I want you to get on top of this, you need to go right now watch the 25 tips for succeeding in your own OCD here.
Thanks so much for watching and I'll see you next time.
How to recover from OCD
Recovery from OCD
Testing your OCD
I talk about exposure and response prevention quite often as the best, in my opinion, treatment for OCD and anxiety. I mean you are actually facing your fears. Retraining your brain. You are essentially becoming a researcher. You are doing experiments. You are testing theories.
You are willing to take the risk that the fear that you currently have may be a false signal.
I’m going to go through how you can do these experiments better when it comes to your treatment.
So how to do better exposures for experiments. One of the first things is to be aware of what the perceived threats are the come to your mind. Something like, if I don’t check the door one more time someone can break in. If I don’t pray, God will smite me. If I don’t put those knifes away I might react and do something. If I get close to that person, what if I like it or them. If I look at somebody else, maybe I don’t really love my partner. If I touch this item, I will get sick.
This is how you are keeping track of your fears. What does it mean if you don’t follow through with your compulsion? What does it mean because you have a certain intrusive thought?
This shows exactly how we can do experiments. Your brain already came up with the threat if you don’t follow through with the compulsion. Now it’s your time to test the theory out. Each one is going to feel very real. It’s going to feel very important. It’s even going to feel risky.
But just like any experiment, we do not know the outcome until we tested. So what I would do is take one of my fears, and I would test the theory out. My brain says if I don’t check the stove, I will start my house on fire. So guess what I’m going to do, not check the stove. I’m also going to pay attention to all the compulsions that my body wants to do. Maybe it wants to listen for a fire, maybe in researching online the chances of the fire happening.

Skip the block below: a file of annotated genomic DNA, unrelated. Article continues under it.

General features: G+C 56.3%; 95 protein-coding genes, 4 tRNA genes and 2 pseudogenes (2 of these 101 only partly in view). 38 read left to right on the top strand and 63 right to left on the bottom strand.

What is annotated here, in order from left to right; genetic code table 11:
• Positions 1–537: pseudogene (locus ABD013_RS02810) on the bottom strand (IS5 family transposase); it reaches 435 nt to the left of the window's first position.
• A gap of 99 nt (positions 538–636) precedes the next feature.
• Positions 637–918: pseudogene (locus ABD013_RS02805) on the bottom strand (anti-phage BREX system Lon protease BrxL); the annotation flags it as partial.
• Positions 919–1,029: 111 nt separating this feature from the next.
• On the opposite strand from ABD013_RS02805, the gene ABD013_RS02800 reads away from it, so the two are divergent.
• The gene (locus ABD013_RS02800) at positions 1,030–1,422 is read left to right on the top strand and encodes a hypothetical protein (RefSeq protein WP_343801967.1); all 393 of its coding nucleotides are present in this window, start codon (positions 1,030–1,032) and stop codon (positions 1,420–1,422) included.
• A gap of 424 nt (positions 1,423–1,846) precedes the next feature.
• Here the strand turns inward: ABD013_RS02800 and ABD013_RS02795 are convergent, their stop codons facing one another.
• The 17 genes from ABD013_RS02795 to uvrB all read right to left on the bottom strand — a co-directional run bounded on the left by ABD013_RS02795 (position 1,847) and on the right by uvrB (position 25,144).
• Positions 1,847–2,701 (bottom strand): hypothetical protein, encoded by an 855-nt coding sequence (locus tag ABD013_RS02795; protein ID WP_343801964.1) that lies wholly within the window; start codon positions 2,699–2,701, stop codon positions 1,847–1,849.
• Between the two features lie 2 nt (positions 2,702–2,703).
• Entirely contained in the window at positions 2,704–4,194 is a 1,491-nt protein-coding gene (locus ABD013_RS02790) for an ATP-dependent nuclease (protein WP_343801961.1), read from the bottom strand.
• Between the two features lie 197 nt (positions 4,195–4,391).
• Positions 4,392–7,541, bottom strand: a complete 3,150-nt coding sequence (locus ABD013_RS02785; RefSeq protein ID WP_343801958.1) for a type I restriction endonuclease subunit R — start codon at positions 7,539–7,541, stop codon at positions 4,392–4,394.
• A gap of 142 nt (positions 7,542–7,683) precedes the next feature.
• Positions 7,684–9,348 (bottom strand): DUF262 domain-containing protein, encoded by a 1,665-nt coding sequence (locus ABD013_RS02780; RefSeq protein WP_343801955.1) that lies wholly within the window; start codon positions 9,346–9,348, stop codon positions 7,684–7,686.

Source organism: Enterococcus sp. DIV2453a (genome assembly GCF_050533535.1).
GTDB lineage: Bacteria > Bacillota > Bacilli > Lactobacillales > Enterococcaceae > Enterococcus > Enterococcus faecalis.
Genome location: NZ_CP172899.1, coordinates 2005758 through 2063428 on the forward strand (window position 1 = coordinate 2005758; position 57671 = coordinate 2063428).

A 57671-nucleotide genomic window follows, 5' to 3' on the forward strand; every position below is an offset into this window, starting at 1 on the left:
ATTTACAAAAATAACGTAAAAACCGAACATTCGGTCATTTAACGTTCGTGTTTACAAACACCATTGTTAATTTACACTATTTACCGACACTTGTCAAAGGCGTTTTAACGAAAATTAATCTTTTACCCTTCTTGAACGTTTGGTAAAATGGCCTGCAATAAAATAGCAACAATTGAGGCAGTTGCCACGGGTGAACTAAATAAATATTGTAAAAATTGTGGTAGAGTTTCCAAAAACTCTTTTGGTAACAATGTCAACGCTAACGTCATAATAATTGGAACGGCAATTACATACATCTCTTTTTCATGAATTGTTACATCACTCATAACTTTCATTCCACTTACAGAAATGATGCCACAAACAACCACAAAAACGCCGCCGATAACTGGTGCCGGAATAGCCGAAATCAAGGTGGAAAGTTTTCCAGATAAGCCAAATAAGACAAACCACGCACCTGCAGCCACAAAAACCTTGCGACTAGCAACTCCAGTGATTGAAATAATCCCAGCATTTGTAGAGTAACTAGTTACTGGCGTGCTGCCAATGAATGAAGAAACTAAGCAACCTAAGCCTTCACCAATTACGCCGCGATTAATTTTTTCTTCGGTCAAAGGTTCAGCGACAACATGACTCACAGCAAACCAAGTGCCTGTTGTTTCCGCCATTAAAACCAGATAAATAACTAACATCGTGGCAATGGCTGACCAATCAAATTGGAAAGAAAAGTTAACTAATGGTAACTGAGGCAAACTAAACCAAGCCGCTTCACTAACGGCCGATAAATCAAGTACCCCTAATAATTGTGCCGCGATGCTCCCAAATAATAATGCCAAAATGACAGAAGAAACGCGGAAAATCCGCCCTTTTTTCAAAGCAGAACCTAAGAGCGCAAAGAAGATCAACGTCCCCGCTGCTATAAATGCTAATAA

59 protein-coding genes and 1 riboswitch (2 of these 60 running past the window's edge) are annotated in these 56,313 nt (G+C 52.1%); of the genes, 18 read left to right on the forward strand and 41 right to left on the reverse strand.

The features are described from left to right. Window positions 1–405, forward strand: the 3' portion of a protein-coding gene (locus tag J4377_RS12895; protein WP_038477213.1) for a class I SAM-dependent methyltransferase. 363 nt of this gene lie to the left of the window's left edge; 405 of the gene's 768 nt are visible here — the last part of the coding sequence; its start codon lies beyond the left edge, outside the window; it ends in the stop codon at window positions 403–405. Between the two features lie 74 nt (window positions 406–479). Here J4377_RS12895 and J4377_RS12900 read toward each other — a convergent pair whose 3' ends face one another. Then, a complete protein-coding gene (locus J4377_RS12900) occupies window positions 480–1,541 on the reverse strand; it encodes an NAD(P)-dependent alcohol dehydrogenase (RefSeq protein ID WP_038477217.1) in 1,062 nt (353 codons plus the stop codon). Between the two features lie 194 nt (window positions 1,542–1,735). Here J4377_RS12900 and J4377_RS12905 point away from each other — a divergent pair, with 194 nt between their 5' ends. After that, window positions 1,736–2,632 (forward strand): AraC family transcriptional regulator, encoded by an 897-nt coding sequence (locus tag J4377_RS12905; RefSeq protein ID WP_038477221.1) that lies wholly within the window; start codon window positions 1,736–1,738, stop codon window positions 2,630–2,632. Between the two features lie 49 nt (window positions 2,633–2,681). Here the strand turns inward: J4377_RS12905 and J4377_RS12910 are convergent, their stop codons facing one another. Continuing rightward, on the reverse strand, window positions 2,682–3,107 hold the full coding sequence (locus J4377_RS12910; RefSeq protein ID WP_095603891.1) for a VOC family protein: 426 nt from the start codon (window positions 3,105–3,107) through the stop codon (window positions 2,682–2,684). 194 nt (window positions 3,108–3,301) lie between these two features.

I cannot do an experiment, and then mess with the data in between. Instead I’m practicing staying uncertain. Choosing to see what the outcome is going to be. I’m living my life, if there is a problem I will solve it. If there’s not there’s nothing to solve.
While I am sitting with this uncertainty, I might be practicing statements tell me through. The house may or may not set on fire. Yep, might be my fault.
Here’s the cool part, after a few hours, maybe the next day. Your brain looks that moment and says, hey, I told you that you were in danger. The house is supposed be on fire, it’s not, maybe throughout all false signal your way.
You did this experiment to see what was going to happen. You tested the theory out. Your brain needs to know that you are testing these fears out, over and over and over and over and over and over and over again. It will finally get it.
The thing is though, we can never be hundred percent certain that our fear won’t come true. But we are willing to take that risk, it might be the only way to retrain the brain and for you to enjoy life more freely.
I know what you might be thinking, yeah I can test the theory out for something like your example. But mine is different. Mine is more dangerous. Might involves my child, mine involves my salvation, mine involves death. That’s one of the biggest pieces to get past, you are not special in that your OCD or anxiety is different. It’s all false signals. The only way for you to retrain the brain is to do these experiments. Do these experiments with meaning. It’s not, I’m going to avoid checking, and that I’m going to rock back and forth staring at a wall for the next five hours. It’s continuing to live life despite of this uncertainty that you’re living in. And anytime a threat comes up, but is a house going to start on fire? Your answer is, yeah man, maybe maybe not. I guess we’ll see after the experiment.
My question to you is this….Has your fear EVER come true? Really think about it, the thing your brain threatens to you day after day.
Thank you so much for watching and I will see you next time.